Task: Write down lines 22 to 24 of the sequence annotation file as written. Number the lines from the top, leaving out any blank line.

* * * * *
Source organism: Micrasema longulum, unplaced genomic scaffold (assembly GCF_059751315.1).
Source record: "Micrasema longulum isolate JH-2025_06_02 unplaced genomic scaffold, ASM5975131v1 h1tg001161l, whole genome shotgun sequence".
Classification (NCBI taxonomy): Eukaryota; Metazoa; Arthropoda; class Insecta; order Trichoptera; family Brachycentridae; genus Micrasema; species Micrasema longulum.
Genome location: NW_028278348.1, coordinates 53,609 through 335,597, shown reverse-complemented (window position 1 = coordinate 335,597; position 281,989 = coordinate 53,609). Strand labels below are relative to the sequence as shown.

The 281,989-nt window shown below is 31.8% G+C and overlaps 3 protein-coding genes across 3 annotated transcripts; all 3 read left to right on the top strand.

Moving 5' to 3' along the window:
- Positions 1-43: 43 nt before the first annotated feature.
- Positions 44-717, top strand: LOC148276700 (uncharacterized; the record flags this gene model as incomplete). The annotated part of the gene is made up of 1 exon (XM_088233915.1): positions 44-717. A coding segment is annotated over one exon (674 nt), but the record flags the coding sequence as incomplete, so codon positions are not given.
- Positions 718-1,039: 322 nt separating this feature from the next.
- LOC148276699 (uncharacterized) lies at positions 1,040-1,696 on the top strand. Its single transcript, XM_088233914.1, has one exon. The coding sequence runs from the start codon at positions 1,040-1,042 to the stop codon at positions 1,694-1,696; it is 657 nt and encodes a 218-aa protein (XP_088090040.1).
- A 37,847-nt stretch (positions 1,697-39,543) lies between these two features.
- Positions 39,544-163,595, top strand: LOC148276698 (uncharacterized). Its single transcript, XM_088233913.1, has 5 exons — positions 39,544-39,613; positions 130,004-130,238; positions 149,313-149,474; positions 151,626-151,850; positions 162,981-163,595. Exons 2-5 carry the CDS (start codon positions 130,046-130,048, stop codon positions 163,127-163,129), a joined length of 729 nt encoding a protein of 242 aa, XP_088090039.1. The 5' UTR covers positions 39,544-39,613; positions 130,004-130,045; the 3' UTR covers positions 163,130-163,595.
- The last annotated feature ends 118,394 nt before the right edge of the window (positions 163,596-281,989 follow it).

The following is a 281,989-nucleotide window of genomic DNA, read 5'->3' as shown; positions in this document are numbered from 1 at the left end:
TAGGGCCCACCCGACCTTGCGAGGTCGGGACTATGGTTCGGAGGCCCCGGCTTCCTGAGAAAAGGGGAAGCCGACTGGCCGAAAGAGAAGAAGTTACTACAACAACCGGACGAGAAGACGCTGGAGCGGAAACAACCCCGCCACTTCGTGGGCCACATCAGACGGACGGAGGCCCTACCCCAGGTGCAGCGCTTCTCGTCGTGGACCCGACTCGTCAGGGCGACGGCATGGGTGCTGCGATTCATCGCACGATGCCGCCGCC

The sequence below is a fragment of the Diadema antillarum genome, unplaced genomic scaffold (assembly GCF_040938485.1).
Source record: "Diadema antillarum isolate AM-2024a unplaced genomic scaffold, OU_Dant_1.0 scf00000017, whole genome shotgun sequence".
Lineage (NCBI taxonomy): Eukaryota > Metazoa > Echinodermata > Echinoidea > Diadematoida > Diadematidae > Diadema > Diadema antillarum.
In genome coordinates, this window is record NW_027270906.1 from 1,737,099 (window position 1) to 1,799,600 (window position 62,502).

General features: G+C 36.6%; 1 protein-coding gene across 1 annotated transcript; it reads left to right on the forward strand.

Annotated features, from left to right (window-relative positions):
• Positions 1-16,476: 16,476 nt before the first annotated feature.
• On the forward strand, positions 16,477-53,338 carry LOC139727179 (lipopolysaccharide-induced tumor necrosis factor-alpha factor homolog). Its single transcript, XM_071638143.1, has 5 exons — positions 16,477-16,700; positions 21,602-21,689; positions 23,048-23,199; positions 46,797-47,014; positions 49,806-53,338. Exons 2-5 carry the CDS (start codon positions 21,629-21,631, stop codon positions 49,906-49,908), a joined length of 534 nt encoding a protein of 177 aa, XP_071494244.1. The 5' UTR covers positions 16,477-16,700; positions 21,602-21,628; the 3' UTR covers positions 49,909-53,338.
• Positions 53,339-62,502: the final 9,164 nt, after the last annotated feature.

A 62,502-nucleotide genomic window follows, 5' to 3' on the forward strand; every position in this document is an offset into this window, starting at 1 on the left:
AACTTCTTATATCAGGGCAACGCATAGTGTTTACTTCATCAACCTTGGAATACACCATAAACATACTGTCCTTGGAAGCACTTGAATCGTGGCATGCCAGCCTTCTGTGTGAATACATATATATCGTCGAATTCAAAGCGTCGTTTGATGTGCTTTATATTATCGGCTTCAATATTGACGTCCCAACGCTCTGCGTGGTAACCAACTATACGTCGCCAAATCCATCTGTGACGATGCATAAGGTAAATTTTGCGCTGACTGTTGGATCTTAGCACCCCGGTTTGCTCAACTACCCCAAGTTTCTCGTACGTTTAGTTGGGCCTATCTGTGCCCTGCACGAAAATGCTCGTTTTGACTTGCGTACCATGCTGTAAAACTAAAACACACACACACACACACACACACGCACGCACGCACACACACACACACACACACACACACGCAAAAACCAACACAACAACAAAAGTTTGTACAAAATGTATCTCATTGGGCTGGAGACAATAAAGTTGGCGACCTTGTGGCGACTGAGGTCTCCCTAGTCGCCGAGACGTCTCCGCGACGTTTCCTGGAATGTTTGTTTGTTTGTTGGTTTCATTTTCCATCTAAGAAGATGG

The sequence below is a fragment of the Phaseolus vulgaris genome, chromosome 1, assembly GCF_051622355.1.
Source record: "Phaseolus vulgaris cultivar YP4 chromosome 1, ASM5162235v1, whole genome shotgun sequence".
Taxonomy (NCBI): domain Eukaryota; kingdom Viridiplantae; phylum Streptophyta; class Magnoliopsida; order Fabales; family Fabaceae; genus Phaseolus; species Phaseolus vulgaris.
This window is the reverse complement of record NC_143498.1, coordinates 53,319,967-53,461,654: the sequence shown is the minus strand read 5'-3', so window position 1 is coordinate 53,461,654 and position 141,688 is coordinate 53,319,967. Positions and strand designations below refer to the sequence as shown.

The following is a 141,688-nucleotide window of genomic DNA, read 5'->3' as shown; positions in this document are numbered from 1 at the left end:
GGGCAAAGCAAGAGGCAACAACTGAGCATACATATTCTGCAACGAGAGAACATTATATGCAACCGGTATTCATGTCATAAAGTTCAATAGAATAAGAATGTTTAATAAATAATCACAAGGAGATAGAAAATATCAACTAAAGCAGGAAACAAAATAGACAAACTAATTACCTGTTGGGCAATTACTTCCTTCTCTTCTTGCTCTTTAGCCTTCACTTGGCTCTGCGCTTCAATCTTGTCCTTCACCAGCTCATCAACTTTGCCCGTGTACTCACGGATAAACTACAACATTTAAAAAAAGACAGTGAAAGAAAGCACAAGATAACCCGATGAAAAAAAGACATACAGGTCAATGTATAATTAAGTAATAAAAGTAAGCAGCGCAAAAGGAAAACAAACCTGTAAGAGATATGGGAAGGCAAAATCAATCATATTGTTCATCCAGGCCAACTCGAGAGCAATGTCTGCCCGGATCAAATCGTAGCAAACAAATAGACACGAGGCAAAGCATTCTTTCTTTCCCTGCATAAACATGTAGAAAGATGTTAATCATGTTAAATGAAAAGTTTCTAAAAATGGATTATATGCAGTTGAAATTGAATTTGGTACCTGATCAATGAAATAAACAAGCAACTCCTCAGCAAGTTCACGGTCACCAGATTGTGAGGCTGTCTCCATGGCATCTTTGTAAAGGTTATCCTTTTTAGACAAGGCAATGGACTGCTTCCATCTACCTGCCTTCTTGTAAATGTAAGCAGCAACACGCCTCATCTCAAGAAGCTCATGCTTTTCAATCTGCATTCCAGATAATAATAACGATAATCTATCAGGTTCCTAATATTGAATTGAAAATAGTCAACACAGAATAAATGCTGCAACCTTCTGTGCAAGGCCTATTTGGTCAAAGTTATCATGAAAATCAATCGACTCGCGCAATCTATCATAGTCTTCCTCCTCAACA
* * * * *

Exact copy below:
• Positions 1-16,476: 16,476 nt before the first annotated feature.
• On the forward strand, positions 16,477-53,338 carry LOC139727179 (lipopolysaccharide-induced tumor necrosis factor-alpha factor homolog). Its single transcript, XM_071638143.1, has 5 exons — positions 16,477-16,700; positions 21,602-21,689; positions 23,048-23,199; positions 46,797-47,014; positions 49,806-53,338. Exons 2-5 carry the CDS (start codon positions 21,629-21,631, stop codon positions 49,906-49,908), a joined length of 534 nt encoding a protein of 177 aa, XP_071494244.1. The 5' UTR covers positions 16,477-16,700; positions 21,602-21,628; the 3' UTR covers positions 49,909-53,338.
• Positions 53,339-62,502: the final 9,164 nt, after the last annotated feature.